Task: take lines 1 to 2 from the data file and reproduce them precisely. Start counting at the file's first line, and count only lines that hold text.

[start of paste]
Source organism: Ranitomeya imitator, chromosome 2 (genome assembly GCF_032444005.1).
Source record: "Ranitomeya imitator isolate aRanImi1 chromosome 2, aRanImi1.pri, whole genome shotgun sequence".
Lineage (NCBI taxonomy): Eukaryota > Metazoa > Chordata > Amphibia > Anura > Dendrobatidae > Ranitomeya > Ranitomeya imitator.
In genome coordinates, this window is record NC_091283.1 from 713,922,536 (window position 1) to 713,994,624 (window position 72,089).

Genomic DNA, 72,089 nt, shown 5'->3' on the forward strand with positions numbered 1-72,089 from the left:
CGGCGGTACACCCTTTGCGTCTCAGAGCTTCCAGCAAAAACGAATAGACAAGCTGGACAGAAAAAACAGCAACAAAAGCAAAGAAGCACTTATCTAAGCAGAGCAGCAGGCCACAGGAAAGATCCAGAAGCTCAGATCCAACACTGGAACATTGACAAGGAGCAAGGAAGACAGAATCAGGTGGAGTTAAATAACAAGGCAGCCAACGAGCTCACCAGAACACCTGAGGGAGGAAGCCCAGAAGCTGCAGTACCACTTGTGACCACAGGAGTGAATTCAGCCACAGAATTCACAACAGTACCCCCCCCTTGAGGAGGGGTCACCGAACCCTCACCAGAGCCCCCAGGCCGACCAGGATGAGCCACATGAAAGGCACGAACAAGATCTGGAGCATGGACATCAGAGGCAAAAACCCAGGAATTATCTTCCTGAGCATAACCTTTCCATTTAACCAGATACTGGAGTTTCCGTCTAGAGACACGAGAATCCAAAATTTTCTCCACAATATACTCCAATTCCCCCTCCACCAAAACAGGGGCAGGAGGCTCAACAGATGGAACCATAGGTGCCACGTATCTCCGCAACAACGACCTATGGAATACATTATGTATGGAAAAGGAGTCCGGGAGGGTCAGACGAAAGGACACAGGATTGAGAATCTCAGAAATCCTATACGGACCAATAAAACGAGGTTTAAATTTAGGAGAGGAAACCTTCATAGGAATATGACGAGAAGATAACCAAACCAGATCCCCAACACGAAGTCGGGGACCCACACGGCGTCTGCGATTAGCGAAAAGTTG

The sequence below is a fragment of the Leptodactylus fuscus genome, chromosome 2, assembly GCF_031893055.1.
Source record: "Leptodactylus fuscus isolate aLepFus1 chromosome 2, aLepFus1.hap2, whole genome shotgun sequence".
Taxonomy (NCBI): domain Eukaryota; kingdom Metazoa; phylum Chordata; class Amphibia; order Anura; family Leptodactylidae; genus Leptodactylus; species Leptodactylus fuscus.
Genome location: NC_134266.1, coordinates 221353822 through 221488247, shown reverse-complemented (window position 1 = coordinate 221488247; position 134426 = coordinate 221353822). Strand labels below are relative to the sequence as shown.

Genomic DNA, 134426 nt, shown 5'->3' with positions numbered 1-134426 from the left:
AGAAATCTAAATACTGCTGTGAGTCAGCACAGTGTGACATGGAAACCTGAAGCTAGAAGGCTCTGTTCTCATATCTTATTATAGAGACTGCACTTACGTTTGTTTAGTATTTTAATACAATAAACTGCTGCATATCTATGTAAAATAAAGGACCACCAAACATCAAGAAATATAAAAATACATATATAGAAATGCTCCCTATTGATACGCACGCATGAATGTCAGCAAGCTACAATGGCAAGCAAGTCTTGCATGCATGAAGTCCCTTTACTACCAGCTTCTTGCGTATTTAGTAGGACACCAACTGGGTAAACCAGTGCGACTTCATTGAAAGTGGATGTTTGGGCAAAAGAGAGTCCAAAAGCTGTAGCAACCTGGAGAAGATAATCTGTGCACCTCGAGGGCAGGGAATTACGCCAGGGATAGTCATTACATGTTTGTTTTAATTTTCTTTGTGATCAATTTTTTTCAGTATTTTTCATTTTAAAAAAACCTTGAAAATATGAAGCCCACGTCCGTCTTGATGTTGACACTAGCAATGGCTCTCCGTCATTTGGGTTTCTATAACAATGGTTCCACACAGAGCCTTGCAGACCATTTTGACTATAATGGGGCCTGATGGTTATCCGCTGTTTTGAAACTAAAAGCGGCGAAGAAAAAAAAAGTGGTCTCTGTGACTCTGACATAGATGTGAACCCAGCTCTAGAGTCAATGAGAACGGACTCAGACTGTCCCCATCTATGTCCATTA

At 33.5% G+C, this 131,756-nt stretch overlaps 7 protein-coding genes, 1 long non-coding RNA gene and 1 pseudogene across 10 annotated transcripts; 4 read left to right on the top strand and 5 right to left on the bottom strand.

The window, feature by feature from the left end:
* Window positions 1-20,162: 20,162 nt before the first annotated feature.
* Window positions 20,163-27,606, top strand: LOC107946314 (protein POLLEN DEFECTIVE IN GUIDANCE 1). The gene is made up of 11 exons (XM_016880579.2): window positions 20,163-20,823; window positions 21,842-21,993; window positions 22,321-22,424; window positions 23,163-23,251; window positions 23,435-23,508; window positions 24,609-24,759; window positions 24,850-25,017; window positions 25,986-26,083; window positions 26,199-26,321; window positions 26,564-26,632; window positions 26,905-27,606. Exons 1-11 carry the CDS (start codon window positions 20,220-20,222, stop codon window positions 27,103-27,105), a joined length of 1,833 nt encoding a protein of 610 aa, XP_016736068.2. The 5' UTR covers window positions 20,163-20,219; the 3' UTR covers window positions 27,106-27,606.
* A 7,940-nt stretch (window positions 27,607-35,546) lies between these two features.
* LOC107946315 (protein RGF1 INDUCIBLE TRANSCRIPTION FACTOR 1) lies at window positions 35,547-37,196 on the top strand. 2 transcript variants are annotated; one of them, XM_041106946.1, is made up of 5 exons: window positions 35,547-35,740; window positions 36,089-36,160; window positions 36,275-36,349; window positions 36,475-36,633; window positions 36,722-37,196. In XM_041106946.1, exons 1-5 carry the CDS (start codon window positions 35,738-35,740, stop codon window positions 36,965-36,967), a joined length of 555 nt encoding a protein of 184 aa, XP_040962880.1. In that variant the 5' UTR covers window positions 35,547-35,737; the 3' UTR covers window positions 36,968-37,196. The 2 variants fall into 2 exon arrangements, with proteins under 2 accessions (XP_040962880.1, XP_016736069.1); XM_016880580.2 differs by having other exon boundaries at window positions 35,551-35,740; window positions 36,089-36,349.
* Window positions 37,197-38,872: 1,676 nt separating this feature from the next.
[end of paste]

Source organism: Ranitomeya imitator, chromosome 2 (genome assembly GCF_032444005.1).
Source record: "Ranitomeya imitator isolate aRanImi1 chromosome 2, aRanImi1.pri, whole genome shotgun sequence".